5 Free Classes on Ethics

This semester is my first time teaching a course on Biblical Ethics. It’s been a steep learning curve for me, so I’ve been preparing by reading more than I normally do for a class.

Over Christmas break I also listened to five free thought-provoking courses:

justice1. Michael J. Sandel’s course “Justice” at Harvard University. Sandel has taught political philosophy at Harvard since 1980, and over 15,000 students have taken his course. WGBH and Harvard University coproduced the course as a TV series in 2005, which is what you can watch free online or via iTunes. I watched the course and then read Sandel’s corresponding book that released in 2009: Justice: What’s the Right Thing to Do? Sandel is thoughtful, respectful, and provocative. I disagree with his liberal political bent and the ultimate grounds for his ethical views, but I love how he engagingly teaches with the Socratic method. [Read more…]

Sam Storms’s Tough Topics 2: Biblical Answers to 25 Challenging Questions

stormsSam Storms has a sequel to his first Tough Topics book:

Sam Storms. Tough Topics 2: Biblical Answers to 25 Challenging Questions. Fearn, Scotland: Christian Focus, 2015.

My endorsement:

Each controversial question Sam Storms poses could be the subject of an entire book, but he manages to give thoughtful brief answers that aren’t superficial. As a model pastor-theologian, he answers with clarity, wisdom, and grace.

These are the 25 questions: [Read more…]

Toolbox for Skillful Shepherding

Andrew M. Davis, “The Practical Issues of Church Discipline,” in Those Who Must Give an Account: A Study of Church Membership and Church Discipline, ed. John S. Hammett and Benjamin L. Merkle (Nashville: Broadman & Holman, 2012), 172:

toolbox

Related:

  1. Andy Davis writes about the amazing story of his church in this 9Marks article and tells Mark Dever about it in this 9Marks interview.
  2. Seven Essential Elements of an Effective Shepherding Ministry
  3. 22 Mistakes Pastors Make in Practicing Church Discipline (an excerpt from probably the single most helpful accessible book on church discipline)

 

The First Sermon I’ve Ever Heard That Addresses IVF

I’m sure that others have preached sermons on IVF (in vitro fertilization). But I hadn’t heard one until last Sunday. Jason Meyer preached it to Bethlehem Baptist Church (video, audio, and notes here):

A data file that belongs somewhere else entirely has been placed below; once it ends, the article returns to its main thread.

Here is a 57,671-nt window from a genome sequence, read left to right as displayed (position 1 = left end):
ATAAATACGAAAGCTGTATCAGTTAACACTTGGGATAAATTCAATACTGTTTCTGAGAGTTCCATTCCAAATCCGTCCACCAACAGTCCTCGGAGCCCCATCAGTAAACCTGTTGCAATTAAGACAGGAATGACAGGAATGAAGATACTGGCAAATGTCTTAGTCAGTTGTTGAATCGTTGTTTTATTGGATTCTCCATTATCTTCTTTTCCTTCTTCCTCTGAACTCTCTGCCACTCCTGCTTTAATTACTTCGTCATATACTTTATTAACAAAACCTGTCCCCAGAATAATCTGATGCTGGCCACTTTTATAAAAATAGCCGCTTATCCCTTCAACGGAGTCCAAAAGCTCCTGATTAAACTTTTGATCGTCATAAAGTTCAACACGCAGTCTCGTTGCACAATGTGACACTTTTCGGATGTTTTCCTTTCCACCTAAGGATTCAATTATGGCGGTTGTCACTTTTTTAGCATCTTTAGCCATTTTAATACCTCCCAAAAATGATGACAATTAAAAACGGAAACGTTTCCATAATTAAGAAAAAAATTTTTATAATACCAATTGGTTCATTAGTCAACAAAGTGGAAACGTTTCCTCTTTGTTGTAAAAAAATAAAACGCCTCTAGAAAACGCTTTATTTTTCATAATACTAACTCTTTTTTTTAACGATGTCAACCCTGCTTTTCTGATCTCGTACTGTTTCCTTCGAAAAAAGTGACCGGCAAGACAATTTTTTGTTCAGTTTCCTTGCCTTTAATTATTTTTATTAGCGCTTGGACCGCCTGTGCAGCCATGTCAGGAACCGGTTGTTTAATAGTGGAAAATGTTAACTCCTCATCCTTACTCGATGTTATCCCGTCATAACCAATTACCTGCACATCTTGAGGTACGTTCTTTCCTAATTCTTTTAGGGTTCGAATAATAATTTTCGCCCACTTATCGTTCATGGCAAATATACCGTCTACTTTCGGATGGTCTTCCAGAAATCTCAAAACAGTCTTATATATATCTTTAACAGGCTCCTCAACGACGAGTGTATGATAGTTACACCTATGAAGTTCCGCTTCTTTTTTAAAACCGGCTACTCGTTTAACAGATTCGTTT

Jason said that it’s the hardest sermon he’s ever preached, and he wisely shepherded our church on a difficult issue.

At the end of Jason’s sermon, our church watched this video: Paul and Susan Lim, who attend Bethlehem’s North Campus and are both medical doctors, briefly share their story about embryo adoption:

The Lims shared their story in more detail in a chapel for Bethlehem College & Seminary last year: [Read more…]

Josh Harris Resigns So He Can Attend Seminary

Josh Harris humbly announced that to Covenant Life Church yesterday.

Hats off to him.

Here are two statements that stand out to me—a seminary professor who teaches New Testament and theology (including ecclesiology):

  1. If I had been seminary trained with established convictions about church polity, pastoral leadership and other topics, I don’t think I would have been chosen to lead our church. (I might not have accepted the job!)
  2. [Abraham Lincoln] said, “If I had eight hours to cut down a tree I’d spend six hours sharpening my ax.” I believe Jesus is calling me to do some ax sharpening.

(God doesn’t call every pastor to do what Josh Harris is doing, so I don’t intend for this post to induce false guilt in current pastors. My motive is to encourage current seminary students to sharpen their ax!)

Read (or watch) the whole thing.

Beer and Bacon: Christian Hedonism 2.0

RigneyThat’s not the title of Joe Rigney‘s next book, but it could be:

Joe Rigney. The Things of Earth: Treasuring God by Enjoying His Gifts. Wheaton, IL: Crossway, 2015.

The four men who have most influenced Joe’s thinking on this subject are Jonathan Edwards, John Piper, C. S. Lewis, and Doug Wilson. Wilson quipped a while back that Piper’s Christian hedonism could use a little more “beer and bacon.” Joe has fleshed that out, and this book is the result.

Check out the contents in this 48-page sample PDF, including a foreword by John Piper. I’m not sure I’ve read a more glowing foreword. [Read more…]